Rb. Oost-Brabant - C/01/371762 / EX RK 21-90
|Rb. Oost-Brabant - C/01/371762 / EX RK 21-90|
|Court:||Rb. Oost-Brabant (Netherlands)|
|Relevant Law:||Article 4(1) GDPR|
Article 12 GDPR
Article 13 GDPR
Article 14 GDPR
Article 15 GDPR
Article 26 GDPR
Article 79 GDPR
Article 35 UAVG
|National Case Number/Name:||C/01/371762 / EX RK 21-90|
|European Case Law Identifier:||ECLI:NL:RBOBR:2022:787|
|Original Source:||Rechtspraak.nl (in Dutch)|
|Initial Contributor:||Giel Ritzen|
The District Court Oost-Brabant held that T-Mobile violated Article 15 GDPR by refusing to comply with a data subject’s access request. Moreover, the Court found itself to be competent to rule on obligations that follow from Article 12, 13, 14 and 26 GDPR.
English Summary[edit | edit source]
Facts[edit | edit source]
The controller is T-Mobile and the data subject is one of their customers. He has a mobile phone subscription with T-Mobile for years now. In March 2021, a Dutch newspaper (NRC) published an article about T-Mobile and the Central Bureau of Statistics (CBS), in which it was stated that the CBS conducted statistical research with large datasets, acquired from T-Mobile. The goal of this research was to look for solutions against urban congestion in large cities. T-Mobile issued a press statement on its website on 11 March 2021, in which it stated that no personal data was shared since all data had been anonymised. On 12 March 2021, the subject requested access to the personal data T-Mobile processed on him for the CBS’s research, pursuant to Article 15 GDPR. T-Mobile, however, rejected the request since it claimed that it had not processed any of the data subject’s personal data. Since the data subject was convinced that T-Mobile had to comply with his request, he brought the issue before court.
Holding[edit | edit source]
The Court partially upheld the claim.
First, it considered that T-Mobile did process personal data when providing datasets to the CBS, since the anonymisation of their customers’ location data, is processing personal data. Hence, the Court found that T-Mobile had to comply with the data subject’s access request pursuant to Article 15. The Court stipulated that T-Mobile had to indicate the exact nature and origin of the processed’ personal data, i.e. by providing GPS or customary coordinates, IMSI numbers etc. Although T-Mobile claimed that it had deleted that data, it submitted no proof of this. Hence, the Court gave T-Mobile the opportunity to “submit a statement by their Board”. The Court also required T-Mobile to provide the essence of the joint-controllership arrangement with CBS pursuant to Article 26(2) GDPR.
Second, the Court found that it was competent to assess whether T-Mobile should be ordered to comply with the obligations that follow from Article 12, 13, 14 and 26 GDPR, although this competence does not directly follow from Article 35 General Data Protection Implementation Act (on the applicability of civil law to decisions of non-administrative bodies). The Court considered Article 79 GDPR and noted regarding the information obligations, that “this concerns the fulfilment relatively simple, but in the light of the GDPR essential information obligations”.
However, the Court also decided that it could not yet assess whether T-Mobile violated their obligations under Article Article 12, 13, 14 and 26 GDPR, since it needs to be determined what are the respective responsibilities of T-Mobile and CBS in their joint-controllership agreement. The Court decided to suspend the proceedings, and give T-Mobile time until 30 March 2022 to provide further information.
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English Machine Translation of the Decision[edit | edit source]
The decision below is a machine translation of the Dutch original. Please refer to the Dutch original for more details.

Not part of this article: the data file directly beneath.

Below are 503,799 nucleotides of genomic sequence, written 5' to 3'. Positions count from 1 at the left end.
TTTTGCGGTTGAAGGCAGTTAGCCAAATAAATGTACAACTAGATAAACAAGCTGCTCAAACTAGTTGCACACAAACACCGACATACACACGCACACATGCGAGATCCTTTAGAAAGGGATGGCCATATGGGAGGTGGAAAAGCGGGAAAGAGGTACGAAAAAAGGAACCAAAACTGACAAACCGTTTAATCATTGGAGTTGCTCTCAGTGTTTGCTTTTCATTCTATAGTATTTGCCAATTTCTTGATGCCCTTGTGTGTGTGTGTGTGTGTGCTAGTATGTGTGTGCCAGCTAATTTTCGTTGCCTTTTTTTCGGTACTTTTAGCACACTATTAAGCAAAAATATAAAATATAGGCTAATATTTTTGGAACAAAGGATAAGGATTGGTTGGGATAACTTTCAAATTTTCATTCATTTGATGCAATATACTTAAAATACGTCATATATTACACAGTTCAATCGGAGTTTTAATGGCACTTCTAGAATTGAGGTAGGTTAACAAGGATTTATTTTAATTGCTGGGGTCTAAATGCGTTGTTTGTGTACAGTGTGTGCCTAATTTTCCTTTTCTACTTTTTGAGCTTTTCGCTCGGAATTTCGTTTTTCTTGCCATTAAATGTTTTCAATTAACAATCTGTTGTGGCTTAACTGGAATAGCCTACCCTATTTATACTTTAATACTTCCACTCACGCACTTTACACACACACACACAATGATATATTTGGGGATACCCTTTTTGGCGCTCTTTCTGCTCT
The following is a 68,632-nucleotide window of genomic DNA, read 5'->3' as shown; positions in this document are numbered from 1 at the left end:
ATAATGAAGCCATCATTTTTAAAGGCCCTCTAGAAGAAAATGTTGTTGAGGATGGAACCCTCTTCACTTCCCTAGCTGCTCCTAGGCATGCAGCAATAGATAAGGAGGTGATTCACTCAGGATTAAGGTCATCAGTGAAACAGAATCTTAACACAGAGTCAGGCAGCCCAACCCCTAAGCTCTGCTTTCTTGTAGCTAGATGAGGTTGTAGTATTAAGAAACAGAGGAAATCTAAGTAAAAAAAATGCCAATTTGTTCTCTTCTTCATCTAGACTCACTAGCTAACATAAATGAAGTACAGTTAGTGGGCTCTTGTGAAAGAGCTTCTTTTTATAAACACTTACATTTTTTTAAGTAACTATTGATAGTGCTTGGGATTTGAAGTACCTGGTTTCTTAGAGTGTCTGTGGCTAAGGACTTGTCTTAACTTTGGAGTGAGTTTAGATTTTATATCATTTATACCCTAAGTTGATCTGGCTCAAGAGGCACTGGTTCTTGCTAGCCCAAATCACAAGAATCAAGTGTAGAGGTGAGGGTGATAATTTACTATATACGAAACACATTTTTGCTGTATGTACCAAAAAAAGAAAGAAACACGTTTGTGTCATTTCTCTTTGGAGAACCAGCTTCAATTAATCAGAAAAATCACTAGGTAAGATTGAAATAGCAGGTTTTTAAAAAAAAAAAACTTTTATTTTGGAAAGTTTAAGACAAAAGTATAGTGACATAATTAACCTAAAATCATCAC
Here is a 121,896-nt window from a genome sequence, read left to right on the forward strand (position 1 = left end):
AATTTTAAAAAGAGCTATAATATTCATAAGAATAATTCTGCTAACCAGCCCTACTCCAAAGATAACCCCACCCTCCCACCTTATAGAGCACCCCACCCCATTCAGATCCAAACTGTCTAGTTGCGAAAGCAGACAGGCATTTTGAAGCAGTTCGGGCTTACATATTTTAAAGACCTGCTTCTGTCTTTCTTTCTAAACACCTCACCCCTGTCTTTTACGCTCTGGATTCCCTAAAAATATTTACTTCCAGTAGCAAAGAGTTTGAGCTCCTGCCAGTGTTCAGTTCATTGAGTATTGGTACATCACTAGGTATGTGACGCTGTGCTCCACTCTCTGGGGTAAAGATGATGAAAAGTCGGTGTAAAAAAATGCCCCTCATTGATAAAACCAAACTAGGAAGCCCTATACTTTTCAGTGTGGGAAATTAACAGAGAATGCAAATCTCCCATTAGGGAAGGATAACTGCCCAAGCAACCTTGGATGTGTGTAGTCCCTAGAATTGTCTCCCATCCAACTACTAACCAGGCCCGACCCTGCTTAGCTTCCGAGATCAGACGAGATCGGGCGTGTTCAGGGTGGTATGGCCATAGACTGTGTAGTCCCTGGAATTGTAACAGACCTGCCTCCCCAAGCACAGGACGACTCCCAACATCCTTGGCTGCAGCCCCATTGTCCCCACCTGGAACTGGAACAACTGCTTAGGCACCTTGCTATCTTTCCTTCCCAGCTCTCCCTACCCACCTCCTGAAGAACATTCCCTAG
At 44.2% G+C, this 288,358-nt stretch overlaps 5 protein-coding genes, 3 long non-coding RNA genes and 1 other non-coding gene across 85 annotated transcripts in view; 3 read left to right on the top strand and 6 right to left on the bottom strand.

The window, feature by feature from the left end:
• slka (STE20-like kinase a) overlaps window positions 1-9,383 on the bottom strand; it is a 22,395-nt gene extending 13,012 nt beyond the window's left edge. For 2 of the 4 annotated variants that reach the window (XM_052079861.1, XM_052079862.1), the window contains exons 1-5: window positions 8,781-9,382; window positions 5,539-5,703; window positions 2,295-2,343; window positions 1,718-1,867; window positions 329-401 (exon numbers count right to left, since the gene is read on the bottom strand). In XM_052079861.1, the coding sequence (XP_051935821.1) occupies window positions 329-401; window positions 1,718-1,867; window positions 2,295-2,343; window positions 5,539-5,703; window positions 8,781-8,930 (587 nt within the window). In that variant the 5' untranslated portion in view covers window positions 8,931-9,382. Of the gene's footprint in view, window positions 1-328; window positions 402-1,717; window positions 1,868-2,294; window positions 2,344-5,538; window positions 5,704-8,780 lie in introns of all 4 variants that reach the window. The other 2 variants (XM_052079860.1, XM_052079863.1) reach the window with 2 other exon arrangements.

order COURT EAST BRABANT Civil rights Seating place 's-Hertogenbosch case number / claim number: C/01/371762 / EX RK 21-90 Order of March 2, 2022 in the case of [applicant] , residing at [residence] , applicant, hereinafter referred to as: [applicant] , appeared in person, against the private company with limited liability T-MOBILE NETHERLANDS B.V., located in The Hague, defendant, hereinafter referred to as: T-Mobile, lawyer mr. Q.R. Kroes in Amsterdam. 1 What is this case about? This case concerns the question whether T-Mobile has certain information obligations to [applicant] that are included in the General Data Protection Regulation (hereinafter: AVG) regarding the processing of personal data. must comply, and if so, whether it has complied with it. The court also rules on the question of whether T-Mobile can be ordered to provide the information referred to in art. 13 and 14 and art. 26 para. 2 GDPR. The court rules that T-Mobile must comply with certain information obligations with regard to the processing of personal data of [applicant]. The court asks T-Mobile to submit certain documents and to explain them in more detail. 2 The procedure 2.1. The court received the application with attachments from [applicant] on June 11, 2021. T-Mobile filed a statement of defense by email of December 6, 2021. The oral hearing took place on 14 December 2021, at which the parties appeared. The parties have made use of speaking notes. 2.2. Finally, decision has been made on today. 3 The facts 3.1. T-Mobile is a provider of a public communications network and public electronic communications services. 3.2. [applicant] is a lawyer. In private, he has been a customer of T-Mobile for many years when it comes to mobile telephony. 3.3. On March 10, 2021, NRC Handelsblad published an article about T-Mobile and Statistics Netherlands (hereinafter: CBS) with the headline: 'How CBS and T-Mobile violated privacy'. The article states, among other things: “It was therefore remarkable that CBS turned out to have been monitoring the movements of large groups of Dutch people from 2017 – well before corona. On its website, CBS claimed to have worked with "very large data sets" from T-Mobile. This company is the second largest mobile provider in the Netherlands and had 5.6 million mobile customers at the beginning of last year. This data was used to track where people stay during the hours of the day. This insight would be important in areas such as mobility – where should a carpool lane be located? – or safety: which areas must be closed due to crowds?” and “The contract with CBS states that T-Mobile may also use the method for determining location data for its own purposes, “both during and after the pilot”. A lucrative algorithm that would be developed with government money. T-Mobile also asked CBS to map visitors to T-Mobile stores based on telecom data.” 3.4. On March 11, 2021, T-Mobile published the following message on its website: “From September 2017 to December 2019, T-Mobile participated in a CBS pilot project into the problems that large cities experience due to suddenly increasing crowds in the city. This increase has an impact on mobility, safety, disaster relief and tourism in the city in question, among other things. The government wanted to have a better understanding of this. Earlier research by Statistics Netherlands, together with other market parties, showed that anonymized mobile telephone data was a promising source. In the interest of protecting customer privacy, this was not about individual personal data but about anonymized and aggregated movement patterns that make it possible to count how many devices (always with a minimum of 15) are within range of a given moment at a time. certain transmission tower. It is therefore clearly incorrect that Statistics Netherlands had access to individual personal data and obtained insight into who had been in contact with whom in whatever form. In this study, the anonymized and aggregated network data was shared exclusively with Statistics Netherlands without receiving compensation. T-Mobile underlines the importance of the CBS surveys for improving the quality of life in the Netherlands and has therefore cooperated. Clear agreements were made with Statistics Netherlands at the time about the data made available by T-Mobile. For example, CBS employees, under very strict conditions and after taking the necessary security measures, had only been given access to a set of pseudonymised data under the supervision and responsibility of T-Mobile. The employees only had access to the specific dataset for this pilot via a T-Mobile encrypted laptop. The set of pseudonymised data has therefore never left T-Mobile's digital and secure IT infrastructure. The pilot was discontinued at the end of 2019.” 3.5. [applicant] wrote to T-Mobile in a letter dated 12 March 2021. [Applicant] invoked the provisions of art. 12 to 15 and art. 26 paragraph 2 General Data Protection Regulation (hereinafter: AVG). The letter states, among other things: “In this letter, in summary, I make a request for information about the data processing in the context of the collaboration between TMNL [T-Mobile, rb.] and the CBS and a request for access to the personal data that has been processed in this regard – without my consent. consent – have been processed. These requests are necessary, since the My T-Mobile environment does not offer the possibility to take cognizance of the relevant data and information.” † I must be able to form a complete picture of the processing of my personal data. Therefore, I request that you provide the information in as much detail as possible. Think of specific location data, such as – but not limited to – GPS coordinates and cartographic data, and other relevant data such as traffic data and/or data related to, for example, IMSI, IMEI, MAC address(es), etc. as well as related information about data and time(s). Please note that the information to be provided must be understandable to me and enable me to verify the accuracy of the data and the lawfulness of data processing. This can therefore lead to more information than just personal data having to be provided.” 3.6. On April 29, 2021, T-Mobile submitted a substantive response. The email in question includes: “Thank you for your access request. In this way I will respond substantively to your previous e-mails regarding the CBS pilot. † You have made several requests in your email. I will go into each topic below. Information about the data processing and access to the processed personal data. You request T-Mobile to provide information about the implementation of Articles 13 and 14 of the GDPR. I hereby inform you that T-Mobile has not shared any personal data of individual customers with CBS. It concerns anonymized and aggregated movement patterns (with a minimum number of 15) that makes it possible to count how many devices were within range of a certain cell tower at a given time. These movement patterns cannot be traced back to persons. In view of the foregoing, we are therefore unable to provide you with access to the personal data that you believe may have been provided during the Pilot, because no personal data was leaked or shared. We can of course give you access to the personal data that we process about you. Privacy Statement Do you want to know how we process your data? Then I would also like to refer you to our Privacy Statement. It states exactly how and why we as a telecom organization collect and process data from our customers. We always do this as carefully as possible.” 3.7. On April 30, 2021, [applicant] notified T-Mobile by e-mail that, in his opinion, T-Mobile's decision on his request was not correct and he gave T-Mobile the opportunity until May 7, 2021 at the latest to to make the right decision. 4 The request 4.1. [Applicant] requests the court to order by provisionally enforceable order: A. Order T-Mobile to provide [applicant] with information about the processing of personal data referred to in the application, within one month of the decision being served, or at least within a reasonable period to be determined by the court: the legal basis for the processing; where applicable, the legitimate interests of the controller or of a third party; and answer to the question whether the provision of personal data is a legal or contractual obligation; and/or Order T-Mobile to provide [applicant] with information about the processing of personal data referred to in the application, within one month after the decision has been served, or at least within a reasonable period to be determined by the court: the processing purposes; the categories of personal data concerned; the recipients to whom the personal data has been or will be disclosed; if possible, the period for which the personal data is expected to be stored, or if this is not possible, the criteria for determining that period; if the personal data is not collected from T-Mobile, all available information about the source of that data; the existence of automated decision-making and, if such decision-making is applicable, useful information about the underlying logic, as well as the importance and expected consequences of that processing for [applicant] ; and/or Order T-Mobile, within one month after notification of the decision, or at least a reasonable term to be determined by the court, with regard to the processing of personal data referred to in the petition: provide [applicant] with a definite answer about the processing of personal data concerning him, and/or: grant [applicant] access to the personal data processed about him, by providing [applicant] with a copy of the personal data, in a common electronic format such as XLS(X) or CSV and whereby the information to be provided to [applicant] or data is comprehensible and enables him to check the accuracy of the personal data and the lawfulness of the processing of that data; and/or Order T-Mobile, within one month after notification of the decision, or at least a reasonable term to be determined by the court, with regard to the processing of personal data referred to in the application, to allow [applicant] to inspect the essential content of the arrangement between CBS and T-Mobile; and/or Order T-Mobile to pay a penalty of €10,000 (in words: ten thousand euros), at least a penalty to be determined by the court, for each day or part thereof that T-Mobile fails to comply in full with one or more of the orders mentioned under A and/or B and/or C and/or D, and/or; Order T-Mobile to pay the costs of the proceedings. 4.2. [Applicant] bases his requests on the following, with reference to the AVG, the UAVG, case law and press reports – summarized in abbreviated form. T-Mobile's privacy statement that applies to the contractual relationship between [applicant] and T-Mobile makes no mention of data processing for algorithms. Despite being requested to do so, T-Mobile has failed to provide information about the legal basis for the processing, if applicable the legitimate interests of T-Mobile or a third party and whether the provision of personal data is a legal or contractual obligation. T-Mobile is legally obliged to provide [applicant] with this information free of charge. T-Mobile wrongly takes the position that it does not have to provide access to data that has been anonymized. Anonymization is a form of processing personal data. The anonymized personal data is most likely still personal data within the meaning of the GDPR. T-Mobile and CBS are jointly responsible for data processing as part of their collaboration. As the person concerned, [applicant] has the right to inspect the arrangement to be drawn up in this regard on the basis of the GDPR between T-Mobile and Statistics Netherlands. The 'Agreement on Pilot Statistical analyzes based on the T-Mobile network' does not, or at least not entirely, contain the information that T-Mobile is obliged to provide to [applicant] under the GDPR. The application of a penalty is justified. Firstly, [applicant] has a great interest in the requested information and data so that he can exercise his rights in the context of the processing of his personal data. Furthermore, despite having been given ample opportunity to do so, T-Mobile continues to fail to provide the requested information and data. Finally, the requested periodic penalty payments are in proportion to T-Mobile's financial capacity. 4.3. T-Mobile has filed a reasoned defence. According to T-Mobile, [applicant] in his requests on the basis of art. 12 to 14 and 26 para. 2 GDPR inadmissible. For the rest, T-Mobile submitted to the request on the basis of art. 15 GDPR. She also argued that the traffic and location data relating to [applicant] were deleted during the CBS pilot in accordance with the Telecommunications Act and its privacy statement. 4.4. The other statements of the parties are discussed below, insofar as they are relevant. 5 The assessment 5.1. The request concerns (partly) a request as referred to in art. 35 Implementation Act of the General Data Protection Regulation (hereinafter: UAVG). [applicant] has submitted his application in view of the provisions of art. 35 paragraph 2 UAVG submitted on time. To that extent, he is admissible in her request. 5.2. T-Mobile has argued that T-Mobile must be declared inadmissible in its requests under A and D because these are claims that, according to T-Mobile, must be initiated with a summons. Insofar as that should have happened in this case – the court will rule on this below – this does not lead to the conclusion that [applicant] is inadmissible in those claims, but the court will have to apply the provisions of art. 69 Code of Civil Procedure (Rv) and [applicant] must offer the opportunity to remedy the wrong initiation of the procedure insofar as these claims are concerned. 5.3. In its further assessment, the court states the following. This procedure concerns the question of whether T-Mobile is under a duty to provide certain information or to answer specific questions within the framework of the GDPR. In these proceedings, the court does not rule on the correctness of any information yet to be provided by T-Mobile. The question whether or not T-Mobile (also) participated in the CBS pilot for its own commercial reasons (see the newspaper article quoted above and paragraph 1.3 of [applicant]'s speaking notes) is not an answer to this procedure. to that extent also not the correctness of any answers to be given by T-Mobile to questions about, for example, the processing purposes and/or the legal grounds for the processing. 5.4. The court will then first assess the requests under B and C and then the requests under A and D. The requests under B and C 5.5. It is not in dispute between the parties that T-Mobile (in the past) personal data as referred to in art. 4 paragraph 1 GDPR of [applicant], and that T-Mobile is the controller within the meaning of paragraph 7 of that article and [applicant] can be regarded as a data subject within the meaning of art. 15 para. 1 GDPR. It is also not in dispute between the parties that [applicant] in these proceedings does not concern the processing of his personal data insofar as this is necessary to implement the agreement between the parties (including monthly invoicing). [Applicant] concerns the processing of his personal data by T-Mobile for the pilot with CBS. 5.6. Article 15 GDPR reads: 1. The data subject has the right to obtain confirmation from the controller as to whether or not personal data concerning him/her is processed and, where that is the case, to obtain access to those personal data and to the following information: a) the processing purposes; b) the categories of personal data concerned; (c) the recipients or categories of recipients to whom the personal data have been or will be disclosed, in particular recipients in third countries or international organisations; d) if possible, the period for which the personal data are expected to be stored, or if that is not possible, the criteria for determining that period; e) that the data subject has the right to request from the controller that personal data be rectified or erased, or that the processing of personal data concerning him/her be restricted, as well as right to object to such processing; f) that the data subject has the right to lodge a complaint with a supervisory authority; g) where the personal data are not collected from the data subject, any available information about the source of that data; (h) the existence of automated decision-making, including the profiling referred to in Article 22(1) and (4), and, at least in those cases, useful information about the underlying logic, as well as the significance and expected impact of such processing on the person concerned. 2. When personal data is transferred to a third country or to an international organisation, the data subject shall have the right to be informed of the appropriate safeguards in accordance with Article 46 on the transfer. 3. The controller shall provide the data subject with a copy of the personal data being processed. If the data subject requests additional copies, the controller may charge a reasonable fee based on the administrative costs. Where the data subject submits his request electronically, and does not request another arrangement, the information shall be provided in a commonly used electronic format. 4. The right to obtain a copy referred to in paragraph 3 shall not affect the rights and freedoms of others. 5.7. T-Mobile has argued that the assessment of the requests must be based on the requests as made by [applicant] on 12 March 2021. After all, it is against the decision by T-Mobile on these requests that [applicant] is now challenging in court, according to T-Mobile. That position is correct. 5.8. In the letter of 12 March 2021 from [applicant] to T-Mobile it states with regard to the access he wishes to see in the personal data that he believes to be processed: “I would therefore like to receive information from you – in accordance with Article 26 (2) of the GDPR, but also, insofar as necessary, Articles 12 to 15 of the GDPR, in any case about: the processing purposes for which the personal data are (or are being processed), the categories of personal data that have been (or will be) processed; the legal basis for the processing operations, including information about the legitimate interests of the controllers where the "subparagraph f" legal basis applies. the (intended) recipients to whom the personal data has been (or will be) provided; the period in which the data has been (or will be) processed or stored; the existence of automated decision-making, including the profiling referred to in Article 22(1) and (4) GDPR as well as useful information about the underlying logic, as well as the importance and expected consequences of those processing operations for me as a data subject; all available information about the (intended) source and/or sources from which the personal data came (or would have come); whether the personal data has been (or will be) processed in a third country, and if so – what appropriate safeguards have been put in place pursuant to Article 46 of the GDPR on international transfers. In addition, I request that you provide me with all other relevant information, including clear and complete information about the processing operations related to the various phases of the (intended) data processing and the roles of the actors involved, such as TMNL and Statistics Netherlands.” and In addition, I invoke my right to inspect the data processed about me. More specifically, I request access to the personal data that relate to me and that have been processed in the context of the collaboration between TMNL and Statistics Netherlands.” 5.9. [Applicant] thus requests to inspect his processed personal data (if applicable) and the information referred to in Article 15 paragraph 1 under a, b, c, d, g, h of the GDPR. 5.10. T-Mobile argues that the personal data requested by [applicant] has not been processed. She refers to T-Mobile's response of April 29, 2021. 5.11. [applicant] states that the anonymization of personal data also falls under the definition of the term 'processing' as defined in Article 4 paragraph 2 of the GDPR: “processing”: an operation or set of operations relating to personal data or a set of personal data, whether or not carried out by automated means, such as collecting, recording, organising, structuring, storing, updating or modifying, retrieving, consulting, use, provide by transmission, dissemination or otherwise make available, align or combine, block, erase or destroy data;” 5.12. He also pointed out that the GDPR recognizes the concept of 'pseudonymisation' (art. 4 para. 5” : ““pseudonymisation”: processing personal data in such a way that the personal data can no longer be linked to a specific data subject without additional data being used, provided that these additional data are kept separately and technical and organizational measures are taken to ensure that that the personal data are not linked to an identified or identifiable natural person;” 5.13. The court is of the opinion that T-Mobile processed personal data in the context of the pilot with CBS, if only to anonymize customer location data available by T-Mobile and to classify it in "anonymized and aggregated movement patterns" that to it made available to CBS. Whether or not to select personal data to be included in the datasets to be made available to CBS also concerns the processing of personal data as referred to under the GDPR. Until now, it has remained unclear whether T-Mobile has used data from all its customers with a mobile phone subscription and from whom it has obtained location data (by using the mobile phone) for the dataset or whether there has been a restriction on this. . The court is also of the opinion that T-Mobile has not made it sufficiently plausible that it would not have processed any personal data of [applicant] in the context of the pilot. T-Mobile argued at the hearing that it follows from the text of Article 15, paragraph 1 of the GDPR that T-Mobile is not obliged to provide information about (pseudonymized) personal data processed in the past. This reading of art. 15 GDPR is an error of law. This means that on the basis of the AVG, T-Mobile must provide [applicant] with the information as referred to in Article 15 paragraph 1 under a, b, c, d, g, h AVG and in Art. 26 para. 2 GDPR. 5.14. In that regard, T-Mobile will in any event have to indicate to [applicant] the precise nature (and origin) of the personal data that it has processed in the context of the pilot with CBS (for example, location data based on GPS or other common coordinates, IMSI numbers and so on). Simply put, T-Mobile will have to provide transparent information about which personal data it has processed for the datasets made available to CBS and where exactly this data came from. As the designer of the datasets, T-Mobile will (still) need to know what type of (personal) data is or was included in the datasets. To that extent, the court will grant [applicant]'s request insofar as it is based on the provisions of Article 15 of the GDPR. 5.15. T-Mobile states that it has deleted the data that it anonymized in the context of the pilot with CBS and subsequently made available to CBS, partly due to legal obligations, and that it no longer possesses it and that it therefore also can no longer provide access to personal data [Applicant] has argued that T-Mobile has not submitted any proof of this, for example in the form of log data or statements from IT auditors, and believes it is possible that the data sets are still stored somewhere in the IT infrastructure or outside it. In this regard, the court will give T-Mobile the opportunity to submit a statement from its management, for example by its director of IT & Technology and/or its director of Legal Affairs, Regulations and Public Affairs (see: https:/ /www.t-mobile.nl/over-ons/organisation) and reserve the decision on this point. The requests under A and D 5.16. The court will first consider whether the requests under A and D can be assessed in the context of these proceedings. Firstly, T-Mobile has argued that these requests belong in a summons procedure, because they do not fall within the scope of art. 35 UAVG and that the legislator has nowhere stipulated that a claim for compliance with the information obligations referred to in art. 12 to 14 and art. 26 para. 2 GDPR can also be initiated by means of a petition. According to T-Mobile, including those requests in the present proceedings is contrary to the principle of legality because the application procedure judge lacks the power to do so. According to T-Mobile, a summons procedure does not conflict with the Rewe principles (ECLI:EU:C:1976:188). T-Mobile has also argued that it is relatively easy to determine whether a controller has complied with a request for access, but this does not apply to more far-reaching claims under the GDPR. According to T-Mobile, these would soon be extensive and complex. Claims under Articles 13 and 14 GDPR are such claims, according to T-Mobile. [applicant] stated in his application and repeated at the hearing that the provisions of art. 35 UAVG should also apply to requests that are (partly) based on other articles of the GDPR, insofar as those requests relate to the exercise of the rights of data subjects such as [applicant]. If this were not the case, the consequence would be that [applicant] would have to initiate separate proceedings. According to [applicant], this is undesirable in view of the high level of protection that the AVG and therefore also the UAVG grants to those involved, as well as for procedural economic reasons. At the hearing, [applicant] explained that the information he requested can be provided relatively easily by T-Mobile. 5.17. art. 79 GDPR paragraph 1 reads: “Without prejudice to other administrative or extrajudicial remedies, including the right to lodge a complaint with a supervisory authority under Article 77, any data subject shall have the right to an effective remedy if he considers that his or her rights under have been infringed under this Regulation as a result of processing of his personal data which does not comply with this Regulation.” 5.18. According to the legal history of the UAVG, the legislator has not paid attention to the question of which legal remedy a data subject should choose and which (civil law) legal protection applies if he wishes to comply with a data controller's obligation to provide information to a data subject laid down in the GDPR, insofar as it does not concern the information obligations referred to in Articles 15 to 22 GDPR. The legal principle is that claims are filed by means of a summons (cf. art. 78 paragraph 1 in conjunction with 261 paragraph 2 DCCP). 5.19. In ECLI:NL:RBAMS:2020:7536, the Amsterdam District Court, with reference to the judgment of the Court of Appeal of The Hague (ECLI:NL:GHDHA:2015:2332) cited by the applicants in those proceedings: “The court agrees with [applicants] that also under current law, despite the fact that Article 82 AVG is not mentioned in Article 35 UAVG, it is not excluded that (tangible and intangible) compensation under Article 82 AVG - which is apparent from point 146 of the preamble to the GDPR must be complete and effective – if it is requested in the same application containing the request pursuant to Article 35 UAVG, it can also be dealt with and granted in that procedure. This does not alter the fact that, as is also apparent from the decision referred to under 2.8, this option was given, because the original reason for not making this possible (i.e. that the evidence regime under the then law of the application procedure was not geared to this) had meanwhile been lapsed by the introduction of (the current) Article 284 paragraph 1 DCCP, which provides that the right to evidence in the summons procedure also applies in the application procedure. It is appropriate to note that the conclusion of that provision reads: "unless the nature of the case precludes this". This is particularly important in view of what has been considered above about the procedure pursuant to Article 35 UAVG that it must be quick and simple, while damage assessment is usually not quick and simple. This leads the court to the conclusion that the request for compensation in a petition procedure pursuant to Article 35 UAVG can only be dealt with insofar as damage has been suffered as a result of a (determined or easily identifiable) direct infringement of one or more provisions of the UAVG. the GDPR, this damage is not related to it any further and is easy to determine. This will often involve reimbursement of costs incurred by the applicant as a result of actions by the processor or controller that conflict with the provisions of the GDPR, as the case law has also shown to date. Compensation for loss of income will generally fall outside of this, as will, as also requested here, compensation for other damage as a result of the deactivation of the applicants' Uber account, notwithstanding the fact that in this case this may have to be assessed under other law than Dutch. to become. The ordinary (subpoena) procedure remains open for this.” 5.20. The court concurs with the considerations set out above and considers that in view of these considerations it must be ruled that the requests made by [applicant] under A and D can in principle also be included in a procedure on the basis of art. 35 UAVG. Contrary to what T-Mobile argues, it concerns compliance with relatively simple, but essential information obligations in the light of the GDPR that (may) rest on T-Mobile under the GDPR. 5.21. In view of what has been considered above, it is therefore not necessary to refer [applicant] to the civil summons procedure. The requests under A and D 5.22. The court will now assess whether the requests of [applicant] under A and D should be granted. 5.23. T-Mobile argued at the hearing, in addition to its previous defense of inadmissibility, that [applicant] firstly lacks sufficient legal interest and insofar as this interest is that [applicant] is already aware of the information requested by him and that the in art. 26 para. 2 GDPR does not apply. 5.24. T-Mobile has pointed out that [applicant] has taken note of T-Mobile's privacy statement, the press statement and the agreement between T-Mobile and CBS. [applicant] has stated in his application that the agreement does not contain the information that T-Mobile is required to provide him with regard to the provisions of Article 26, paragraph 2 of the GDPR. According to [applicant], the agreement does not contain information about the data that the controller(s) must provide under Articles 13 and 14 GDPR, including the purposes of the data processing, retention periods, disclosures to third parties. It is also not clear from the agreement how the mutual responsibility is divided, which according to [applicant] comes down to an explanation of the phases of the data processing and the parties involved. 5.25. The court considers as follows. The first question that must be answered with regard to request D is whether there are joint controllers as referred to in art. 26 GDPR. The first sentence of paragraph 1 of that article reads: “When two or more controllers jointly determine the purposes and means of the processing, they are joint controllers.” 5.26. [applicant] has stated with reasons that T-Mobile and CBS are joint controllers and T-Mobile has not disputed this. Neither [applicant] nor T-Mobile has challenged the agreement between T-Mobile and CBS. The court has determined that this agreement can still be found on the T-Mobile website (see: https://www.t-mobile.nl/company/media/pdf/Overeenkomst %20pilot%20CBS%20T-Mobile.pdf ) , but it is not for the court to assess this agreement independently in the light of the provisions of art. 13, 14 and 26 GDPR. 5.27. The court will give T-Mobile the opportunity to still dispute the agreement and to explain where in that agreement the essential content of the mutual arrangement referred to in art. 26 GDPR can be found. The court points out to T-Mobile that on the basis of art. 12 GDPR the information to be provided to a data subject in a concise, transparent, comprehensible and easily accessible form and in clear and simple language. A business arrangement between two legal entities may not meet that standard. That does not alter the fact that [applicant] is a lawyer. [Applicant] will then be given the opportunity to respond. 5.28. With regard to the request under A, the court considers that the press statement does not provide an adequate answer to all questions as stated in the request under A. In addition, T-Mobile could have been expected in the context of these proceedings that insofar as it believes that the requested information can be found in its privacy statement or in the agreement it had specifically explained this. In the court's opinion, T-Mobile has failed to do this sufficiently so far. For procedural economic considerations, the court will enable T-Mobile to answer the questions in the request under A at the same time when submitting the other documents. 5.29. Any further decision is reserved 6 The decision The court 6.1. gives T-Mobile the opportunity to submit the following at the latest on March 30, 2022: the statement as referred to under 5.15 with regard to the deletion of the processed personal data; the agreement regarding the pilot between T-Mobile and CBS; the privacy statement to which T-Mobile [applicant] referred; a written explanation that the provision of the privacy statement, the press statement of March 11, 2021 and the agreement between T-Mobile and CBS has fulfilled its obligations under art. 13, 14 and 26 GDPR; (if T-Mobile deems this expedient) in advance the information as referred to under 5.13 and 5.14 (the information requested by [applicant] under Art. 15 GDPR). 6.2. [Applicant] will then be given the opportunity to respond in writing to the documents submitted by T-Mobile. 6.3. Any further decision is reserved. This decision was given by mr. E.J.C. Adang and pronounced in public on March 2, 2022.